It's obvious and in your face when these things are socio-political. It's largely hidden away in the inner sanctums of the Marriner Eccles building when these things are economic but they're basically symmetrical. A mindless continuation of failing "policy decisions" that end up exacerbating the underlying problems.
So what is one to do about it? Unfortunately, there are no easy answers. We would suggest education is a big part of the solution. If you're stuck in a system that doesn't care about you, it's important to know how that system works; to know when and how you may be able to function outside of the system and to know how to take advantage of it to get what you want when you're stuck inside it.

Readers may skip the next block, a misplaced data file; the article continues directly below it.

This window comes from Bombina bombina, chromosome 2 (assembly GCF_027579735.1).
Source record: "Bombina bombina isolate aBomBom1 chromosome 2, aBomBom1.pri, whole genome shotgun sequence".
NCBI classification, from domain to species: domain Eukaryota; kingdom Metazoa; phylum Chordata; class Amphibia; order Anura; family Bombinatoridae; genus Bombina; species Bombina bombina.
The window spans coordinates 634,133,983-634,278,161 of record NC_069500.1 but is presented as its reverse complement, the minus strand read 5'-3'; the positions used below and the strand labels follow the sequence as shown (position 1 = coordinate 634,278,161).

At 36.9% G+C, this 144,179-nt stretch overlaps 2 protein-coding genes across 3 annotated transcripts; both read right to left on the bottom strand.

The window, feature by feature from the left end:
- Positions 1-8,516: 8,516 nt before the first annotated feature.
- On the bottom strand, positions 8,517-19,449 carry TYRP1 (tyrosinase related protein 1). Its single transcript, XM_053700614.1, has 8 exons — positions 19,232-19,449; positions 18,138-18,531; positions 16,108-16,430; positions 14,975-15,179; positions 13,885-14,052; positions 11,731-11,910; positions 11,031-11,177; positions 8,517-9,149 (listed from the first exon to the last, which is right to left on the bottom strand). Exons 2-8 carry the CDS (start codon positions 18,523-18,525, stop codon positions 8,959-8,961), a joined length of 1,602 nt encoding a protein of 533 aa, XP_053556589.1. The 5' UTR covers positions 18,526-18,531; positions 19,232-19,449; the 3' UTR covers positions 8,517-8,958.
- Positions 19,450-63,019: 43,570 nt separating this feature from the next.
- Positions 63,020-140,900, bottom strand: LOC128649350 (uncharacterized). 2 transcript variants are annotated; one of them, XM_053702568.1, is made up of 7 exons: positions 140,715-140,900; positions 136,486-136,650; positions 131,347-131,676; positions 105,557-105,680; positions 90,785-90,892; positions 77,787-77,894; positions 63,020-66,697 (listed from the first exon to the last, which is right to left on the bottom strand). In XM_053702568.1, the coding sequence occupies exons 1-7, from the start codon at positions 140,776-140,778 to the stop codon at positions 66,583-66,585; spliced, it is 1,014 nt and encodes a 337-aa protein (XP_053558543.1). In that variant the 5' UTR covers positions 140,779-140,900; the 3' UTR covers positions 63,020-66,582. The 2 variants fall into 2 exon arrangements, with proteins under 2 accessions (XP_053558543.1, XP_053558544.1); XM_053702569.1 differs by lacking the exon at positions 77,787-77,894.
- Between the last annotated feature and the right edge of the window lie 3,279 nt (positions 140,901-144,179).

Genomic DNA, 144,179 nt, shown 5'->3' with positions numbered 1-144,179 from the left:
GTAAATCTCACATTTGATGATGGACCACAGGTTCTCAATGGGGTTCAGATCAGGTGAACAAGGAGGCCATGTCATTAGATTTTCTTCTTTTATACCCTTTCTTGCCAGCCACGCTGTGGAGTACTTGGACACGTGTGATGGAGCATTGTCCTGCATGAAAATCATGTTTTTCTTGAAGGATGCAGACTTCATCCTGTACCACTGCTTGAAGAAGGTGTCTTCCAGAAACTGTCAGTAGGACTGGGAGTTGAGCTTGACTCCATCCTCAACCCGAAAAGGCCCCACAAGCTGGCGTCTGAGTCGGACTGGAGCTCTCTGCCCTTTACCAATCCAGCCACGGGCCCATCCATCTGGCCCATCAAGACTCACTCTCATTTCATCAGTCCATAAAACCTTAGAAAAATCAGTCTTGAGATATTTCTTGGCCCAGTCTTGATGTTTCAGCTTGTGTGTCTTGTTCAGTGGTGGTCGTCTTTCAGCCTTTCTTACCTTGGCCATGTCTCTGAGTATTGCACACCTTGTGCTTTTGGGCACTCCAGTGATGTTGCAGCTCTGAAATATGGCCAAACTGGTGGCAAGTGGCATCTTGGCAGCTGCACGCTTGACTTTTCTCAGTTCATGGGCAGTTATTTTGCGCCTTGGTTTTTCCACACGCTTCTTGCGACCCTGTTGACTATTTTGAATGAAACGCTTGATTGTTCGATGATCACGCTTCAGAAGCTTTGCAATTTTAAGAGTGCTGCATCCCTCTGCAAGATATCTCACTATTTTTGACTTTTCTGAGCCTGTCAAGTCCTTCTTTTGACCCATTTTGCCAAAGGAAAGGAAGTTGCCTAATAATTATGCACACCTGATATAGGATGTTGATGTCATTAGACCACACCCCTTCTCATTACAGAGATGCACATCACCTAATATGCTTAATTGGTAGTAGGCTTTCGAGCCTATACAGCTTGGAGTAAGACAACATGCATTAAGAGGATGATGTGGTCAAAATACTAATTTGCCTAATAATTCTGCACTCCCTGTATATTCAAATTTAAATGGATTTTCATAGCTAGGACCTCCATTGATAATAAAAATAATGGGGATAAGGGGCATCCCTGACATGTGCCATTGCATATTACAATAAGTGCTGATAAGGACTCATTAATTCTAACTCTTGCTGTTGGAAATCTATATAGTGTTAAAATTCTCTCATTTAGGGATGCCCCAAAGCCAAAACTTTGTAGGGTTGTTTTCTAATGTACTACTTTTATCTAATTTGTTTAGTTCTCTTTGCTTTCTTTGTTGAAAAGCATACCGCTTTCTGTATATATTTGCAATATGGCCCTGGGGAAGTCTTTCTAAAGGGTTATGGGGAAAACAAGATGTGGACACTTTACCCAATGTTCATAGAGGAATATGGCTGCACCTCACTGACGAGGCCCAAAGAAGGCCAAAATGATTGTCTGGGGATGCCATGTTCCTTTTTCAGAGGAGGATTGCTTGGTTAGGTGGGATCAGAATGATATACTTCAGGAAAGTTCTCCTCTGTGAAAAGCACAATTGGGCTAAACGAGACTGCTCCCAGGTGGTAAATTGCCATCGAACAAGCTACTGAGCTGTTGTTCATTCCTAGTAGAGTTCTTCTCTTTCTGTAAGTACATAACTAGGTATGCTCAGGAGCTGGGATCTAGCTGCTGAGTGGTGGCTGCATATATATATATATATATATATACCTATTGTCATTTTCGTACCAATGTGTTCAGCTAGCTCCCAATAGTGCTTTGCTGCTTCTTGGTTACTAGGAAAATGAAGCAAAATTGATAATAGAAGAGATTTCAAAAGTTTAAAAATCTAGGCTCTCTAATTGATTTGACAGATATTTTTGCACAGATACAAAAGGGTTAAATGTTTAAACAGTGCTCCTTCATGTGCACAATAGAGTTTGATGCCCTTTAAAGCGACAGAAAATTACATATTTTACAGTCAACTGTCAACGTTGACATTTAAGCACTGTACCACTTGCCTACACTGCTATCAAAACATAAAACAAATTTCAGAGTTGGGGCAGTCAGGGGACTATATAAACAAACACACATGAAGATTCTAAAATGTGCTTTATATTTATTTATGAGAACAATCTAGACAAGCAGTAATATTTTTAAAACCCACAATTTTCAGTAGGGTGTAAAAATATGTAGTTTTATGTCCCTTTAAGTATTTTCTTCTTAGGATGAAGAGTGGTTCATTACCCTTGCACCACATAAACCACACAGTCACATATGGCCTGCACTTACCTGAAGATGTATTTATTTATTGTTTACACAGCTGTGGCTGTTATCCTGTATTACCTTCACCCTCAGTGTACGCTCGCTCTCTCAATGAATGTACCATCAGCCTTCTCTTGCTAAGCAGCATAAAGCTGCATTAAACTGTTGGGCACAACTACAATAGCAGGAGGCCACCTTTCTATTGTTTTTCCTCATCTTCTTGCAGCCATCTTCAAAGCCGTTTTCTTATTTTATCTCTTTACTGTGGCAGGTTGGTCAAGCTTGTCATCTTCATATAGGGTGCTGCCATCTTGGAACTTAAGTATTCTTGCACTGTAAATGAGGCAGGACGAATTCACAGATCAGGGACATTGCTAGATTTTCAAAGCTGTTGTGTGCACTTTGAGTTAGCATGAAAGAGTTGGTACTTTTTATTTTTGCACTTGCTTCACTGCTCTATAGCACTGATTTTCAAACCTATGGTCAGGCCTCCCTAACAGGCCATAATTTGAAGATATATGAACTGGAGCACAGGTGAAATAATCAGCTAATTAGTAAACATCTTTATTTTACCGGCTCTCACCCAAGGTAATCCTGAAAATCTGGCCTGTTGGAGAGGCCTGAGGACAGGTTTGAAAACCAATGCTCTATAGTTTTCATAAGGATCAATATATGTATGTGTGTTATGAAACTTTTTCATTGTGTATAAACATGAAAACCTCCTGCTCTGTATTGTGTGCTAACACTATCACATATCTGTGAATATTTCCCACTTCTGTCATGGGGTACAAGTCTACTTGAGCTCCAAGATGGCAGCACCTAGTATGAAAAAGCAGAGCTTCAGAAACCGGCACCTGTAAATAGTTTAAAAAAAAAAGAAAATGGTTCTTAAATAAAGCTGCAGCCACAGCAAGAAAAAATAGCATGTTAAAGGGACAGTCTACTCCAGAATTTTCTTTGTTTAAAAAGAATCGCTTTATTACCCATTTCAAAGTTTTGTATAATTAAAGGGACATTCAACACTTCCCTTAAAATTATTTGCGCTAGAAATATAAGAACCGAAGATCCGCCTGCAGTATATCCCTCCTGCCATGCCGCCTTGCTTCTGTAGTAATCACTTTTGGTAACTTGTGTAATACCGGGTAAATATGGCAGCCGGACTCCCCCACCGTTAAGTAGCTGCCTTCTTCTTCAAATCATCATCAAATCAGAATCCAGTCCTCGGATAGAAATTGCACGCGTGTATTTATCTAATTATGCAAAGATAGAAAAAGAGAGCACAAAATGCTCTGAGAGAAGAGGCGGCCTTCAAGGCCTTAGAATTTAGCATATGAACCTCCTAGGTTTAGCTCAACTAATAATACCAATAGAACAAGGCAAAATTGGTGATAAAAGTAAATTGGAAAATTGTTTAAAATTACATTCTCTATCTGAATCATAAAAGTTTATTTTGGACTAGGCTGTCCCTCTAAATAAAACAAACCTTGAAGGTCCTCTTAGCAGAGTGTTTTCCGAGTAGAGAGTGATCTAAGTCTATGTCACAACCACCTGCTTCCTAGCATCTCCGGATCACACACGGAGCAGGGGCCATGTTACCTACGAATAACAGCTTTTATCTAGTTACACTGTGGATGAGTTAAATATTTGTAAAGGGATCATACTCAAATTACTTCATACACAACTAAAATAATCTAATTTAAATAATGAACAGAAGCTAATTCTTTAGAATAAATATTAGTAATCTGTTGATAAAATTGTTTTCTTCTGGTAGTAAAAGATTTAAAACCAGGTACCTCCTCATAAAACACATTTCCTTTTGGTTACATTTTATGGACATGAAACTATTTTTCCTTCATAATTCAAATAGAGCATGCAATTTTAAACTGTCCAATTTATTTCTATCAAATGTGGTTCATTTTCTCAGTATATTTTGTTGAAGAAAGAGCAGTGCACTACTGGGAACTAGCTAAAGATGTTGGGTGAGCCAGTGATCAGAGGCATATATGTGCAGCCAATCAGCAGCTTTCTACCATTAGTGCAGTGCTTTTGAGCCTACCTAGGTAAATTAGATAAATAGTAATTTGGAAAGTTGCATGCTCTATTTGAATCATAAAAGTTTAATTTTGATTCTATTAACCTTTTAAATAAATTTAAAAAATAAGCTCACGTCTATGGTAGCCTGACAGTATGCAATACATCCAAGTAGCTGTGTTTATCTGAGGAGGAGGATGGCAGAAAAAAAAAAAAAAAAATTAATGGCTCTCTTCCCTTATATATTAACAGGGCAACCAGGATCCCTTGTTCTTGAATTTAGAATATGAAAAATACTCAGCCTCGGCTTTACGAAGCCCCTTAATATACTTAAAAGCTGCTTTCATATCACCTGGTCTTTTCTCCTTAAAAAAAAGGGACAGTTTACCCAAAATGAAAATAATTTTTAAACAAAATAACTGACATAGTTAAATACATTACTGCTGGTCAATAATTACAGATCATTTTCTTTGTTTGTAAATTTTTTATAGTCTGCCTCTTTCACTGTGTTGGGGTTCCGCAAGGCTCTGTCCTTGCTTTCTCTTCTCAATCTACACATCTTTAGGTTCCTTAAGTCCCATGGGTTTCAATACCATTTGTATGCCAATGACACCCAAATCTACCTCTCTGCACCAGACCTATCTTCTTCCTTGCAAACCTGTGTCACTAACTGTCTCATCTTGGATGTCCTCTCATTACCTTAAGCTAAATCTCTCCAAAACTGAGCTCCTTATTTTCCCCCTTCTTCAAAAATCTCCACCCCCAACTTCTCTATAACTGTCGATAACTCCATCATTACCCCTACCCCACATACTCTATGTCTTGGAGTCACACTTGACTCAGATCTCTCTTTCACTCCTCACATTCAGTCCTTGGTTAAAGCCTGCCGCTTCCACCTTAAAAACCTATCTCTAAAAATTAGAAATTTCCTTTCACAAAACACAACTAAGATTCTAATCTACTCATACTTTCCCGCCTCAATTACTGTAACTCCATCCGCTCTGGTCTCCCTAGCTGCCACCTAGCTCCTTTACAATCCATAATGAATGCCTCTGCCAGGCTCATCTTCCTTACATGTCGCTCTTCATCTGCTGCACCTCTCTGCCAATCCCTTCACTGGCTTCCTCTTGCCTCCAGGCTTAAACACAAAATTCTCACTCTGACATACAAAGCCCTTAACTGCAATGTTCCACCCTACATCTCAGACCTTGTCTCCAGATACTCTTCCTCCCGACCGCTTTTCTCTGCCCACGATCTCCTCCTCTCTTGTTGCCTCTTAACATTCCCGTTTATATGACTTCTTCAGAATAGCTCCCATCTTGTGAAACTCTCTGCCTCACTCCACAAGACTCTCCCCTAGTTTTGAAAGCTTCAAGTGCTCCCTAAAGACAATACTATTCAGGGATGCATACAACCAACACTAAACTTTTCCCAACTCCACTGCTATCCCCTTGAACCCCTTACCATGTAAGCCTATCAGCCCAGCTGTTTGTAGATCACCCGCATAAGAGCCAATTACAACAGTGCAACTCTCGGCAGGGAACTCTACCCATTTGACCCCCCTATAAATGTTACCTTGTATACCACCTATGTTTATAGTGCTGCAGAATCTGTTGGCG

That's one of the reasons we spend so much time ranting about the Fed. Hopefully you, dear reader, get an amusing kick out of our angst but also learn a little something in the process. We may be a little biased given the nature of our work and a little jaded given the nature of our...nature, but we would contend that whoever becomes President has very minimal impact on most people's day-to-day life. Far more impactful, we believe, are the decisions of the Fed and the price of money. Can you afford to buy a house? Get a loan? Have your savings keep up with inflation through retirement? Fed, Fed, and Fed.
So, red pill it is, then. And while closing with Salt-N-Peppa would be a nice bit of meta symmetry in this note, we'll instead borrow from the Bufo alvarius episode of Hamilton's Pharmacopeia and suggest that apart from education, it would probably also serve to have a little more love for those around us similarly stuck in an uncaring system. Even if we don't always agree.